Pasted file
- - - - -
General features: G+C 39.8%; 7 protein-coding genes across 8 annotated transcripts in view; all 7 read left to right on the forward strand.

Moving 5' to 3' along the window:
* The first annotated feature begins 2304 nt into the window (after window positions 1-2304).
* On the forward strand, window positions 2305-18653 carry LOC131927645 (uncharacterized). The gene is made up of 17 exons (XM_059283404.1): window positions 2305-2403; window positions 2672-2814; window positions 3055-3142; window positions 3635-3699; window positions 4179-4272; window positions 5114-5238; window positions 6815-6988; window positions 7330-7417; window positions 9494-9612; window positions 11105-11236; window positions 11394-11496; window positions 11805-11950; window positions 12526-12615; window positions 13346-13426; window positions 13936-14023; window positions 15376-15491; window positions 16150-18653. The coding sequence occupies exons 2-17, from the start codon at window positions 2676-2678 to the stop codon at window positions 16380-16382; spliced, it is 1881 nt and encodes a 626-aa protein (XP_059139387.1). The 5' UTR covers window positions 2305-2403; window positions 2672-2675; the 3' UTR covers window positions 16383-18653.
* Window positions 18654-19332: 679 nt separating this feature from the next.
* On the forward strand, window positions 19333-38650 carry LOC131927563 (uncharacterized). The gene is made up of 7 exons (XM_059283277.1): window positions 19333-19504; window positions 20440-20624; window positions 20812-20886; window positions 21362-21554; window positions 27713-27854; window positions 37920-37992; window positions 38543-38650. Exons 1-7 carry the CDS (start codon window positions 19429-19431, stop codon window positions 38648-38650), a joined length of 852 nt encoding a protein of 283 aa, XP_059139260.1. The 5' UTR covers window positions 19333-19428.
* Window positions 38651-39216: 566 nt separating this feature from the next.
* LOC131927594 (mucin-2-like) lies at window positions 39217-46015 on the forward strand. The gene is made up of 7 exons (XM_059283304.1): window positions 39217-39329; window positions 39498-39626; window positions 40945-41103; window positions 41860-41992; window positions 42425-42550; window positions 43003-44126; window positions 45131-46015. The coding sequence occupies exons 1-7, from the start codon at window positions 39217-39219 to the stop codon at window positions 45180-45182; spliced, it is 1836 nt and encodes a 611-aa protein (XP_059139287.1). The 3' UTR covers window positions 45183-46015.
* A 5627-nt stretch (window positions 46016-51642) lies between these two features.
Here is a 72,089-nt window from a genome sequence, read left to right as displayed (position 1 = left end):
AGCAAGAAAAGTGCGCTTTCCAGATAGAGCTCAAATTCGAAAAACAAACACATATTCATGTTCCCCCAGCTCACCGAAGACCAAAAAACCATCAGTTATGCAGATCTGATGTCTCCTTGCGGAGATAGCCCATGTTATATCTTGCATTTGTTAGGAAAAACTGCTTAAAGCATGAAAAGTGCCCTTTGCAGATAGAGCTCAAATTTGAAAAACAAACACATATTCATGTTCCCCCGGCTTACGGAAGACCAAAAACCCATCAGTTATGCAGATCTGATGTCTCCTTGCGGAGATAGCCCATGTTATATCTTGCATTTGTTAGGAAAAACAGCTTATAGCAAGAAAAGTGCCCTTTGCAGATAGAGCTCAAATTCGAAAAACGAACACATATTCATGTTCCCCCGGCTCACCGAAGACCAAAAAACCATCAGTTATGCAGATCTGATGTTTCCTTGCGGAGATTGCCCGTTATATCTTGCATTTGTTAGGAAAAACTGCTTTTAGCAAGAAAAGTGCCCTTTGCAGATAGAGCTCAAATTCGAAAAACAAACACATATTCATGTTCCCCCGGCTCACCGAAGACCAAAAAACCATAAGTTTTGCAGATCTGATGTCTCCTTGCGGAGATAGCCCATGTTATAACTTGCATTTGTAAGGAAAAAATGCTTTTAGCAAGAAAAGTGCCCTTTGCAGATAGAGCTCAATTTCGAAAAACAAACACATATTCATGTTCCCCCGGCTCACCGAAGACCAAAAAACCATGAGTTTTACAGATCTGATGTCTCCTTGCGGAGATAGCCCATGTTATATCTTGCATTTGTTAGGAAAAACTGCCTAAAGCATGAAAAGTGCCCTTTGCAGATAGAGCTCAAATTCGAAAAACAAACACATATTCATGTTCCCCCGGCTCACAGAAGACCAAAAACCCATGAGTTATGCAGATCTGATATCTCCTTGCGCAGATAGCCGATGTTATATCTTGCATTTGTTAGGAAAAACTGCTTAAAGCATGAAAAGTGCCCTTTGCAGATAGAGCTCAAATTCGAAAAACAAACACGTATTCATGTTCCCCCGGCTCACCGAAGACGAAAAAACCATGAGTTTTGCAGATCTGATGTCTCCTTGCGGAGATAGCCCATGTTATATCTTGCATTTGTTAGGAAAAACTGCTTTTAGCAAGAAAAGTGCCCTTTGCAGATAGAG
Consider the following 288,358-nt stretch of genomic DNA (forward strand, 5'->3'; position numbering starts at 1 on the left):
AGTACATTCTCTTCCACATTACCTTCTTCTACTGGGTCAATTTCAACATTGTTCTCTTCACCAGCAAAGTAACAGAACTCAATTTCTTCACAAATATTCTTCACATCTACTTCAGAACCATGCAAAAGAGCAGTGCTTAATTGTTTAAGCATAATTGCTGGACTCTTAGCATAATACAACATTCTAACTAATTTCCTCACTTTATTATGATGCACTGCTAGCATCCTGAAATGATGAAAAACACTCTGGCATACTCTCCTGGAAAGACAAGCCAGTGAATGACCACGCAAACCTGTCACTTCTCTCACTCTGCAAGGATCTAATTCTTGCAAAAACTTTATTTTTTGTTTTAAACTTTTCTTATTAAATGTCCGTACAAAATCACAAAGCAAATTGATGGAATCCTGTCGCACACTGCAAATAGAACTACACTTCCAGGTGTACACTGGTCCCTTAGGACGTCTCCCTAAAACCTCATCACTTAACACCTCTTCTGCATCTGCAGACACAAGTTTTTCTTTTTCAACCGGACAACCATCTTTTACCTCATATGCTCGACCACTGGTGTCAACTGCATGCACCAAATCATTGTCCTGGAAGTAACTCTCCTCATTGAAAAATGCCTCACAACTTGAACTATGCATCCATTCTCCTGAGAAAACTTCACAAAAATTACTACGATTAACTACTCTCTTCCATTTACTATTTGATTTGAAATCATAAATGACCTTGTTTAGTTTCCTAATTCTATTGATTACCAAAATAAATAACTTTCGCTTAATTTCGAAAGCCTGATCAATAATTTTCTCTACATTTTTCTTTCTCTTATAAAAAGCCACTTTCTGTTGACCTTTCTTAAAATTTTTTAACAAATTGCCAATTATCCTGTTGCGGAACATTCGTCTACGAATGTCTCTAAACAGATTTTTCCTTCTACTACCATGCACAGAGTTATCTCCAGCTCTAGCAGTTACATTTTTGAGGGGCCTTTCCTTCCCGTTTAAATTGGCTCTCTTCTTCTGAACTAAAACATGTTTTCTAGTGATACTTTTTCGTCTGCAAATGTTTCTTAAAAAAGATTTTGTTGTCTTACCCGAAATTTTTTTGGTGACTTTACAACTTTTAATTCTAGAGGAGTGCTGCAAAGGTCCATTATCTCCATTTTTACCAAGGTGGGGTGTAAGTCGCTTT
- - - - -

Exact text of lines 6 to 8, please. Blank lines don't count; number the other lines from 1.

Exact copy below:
* On the forward strand, window positions 19333-38650 carry LOC131927563 (uncharacterized). The gene is made up of 7 exons (XM_059283277.1): window positions 19333-19504; window positions 20440-20624; window positions 20812-20886; window positions 21362-21554; window positions 27713-27854; window positions 37920-37992; window positions 38543-38650. Exons 1-7 carry the CDS (start codon window positions 19429-19431, stop codon window positions 38648-38650), a joined length of 852 nt encoding a protein of 283 aa, XP_059139260.1. The 5' UTR covers window positions 19333-19428.
* Window positions 38651-39216: 566 nt separating this feature from the next.
* LOC131927594 (mucin-2-like) lies at window positions 39217-46015 on the forward strand. The gene is made up of 7 exons (XM_059283304.1): window positions 39217-39329; window positions 39498-39626; window positions 40945-41103; window positions 41860-41992; window positions 42425-42550; window positions 43003-44126; window positions 45131-46015. The coding sequence occupies exons 1-7, from the start codon at window positions 39217-39219 to the stop codon at window positions 45180-45182; spliced, it is 1836 nt and encodes a 611-aa protein (XP_059139287.1). The 3' UTR covers window positions 45183-46015.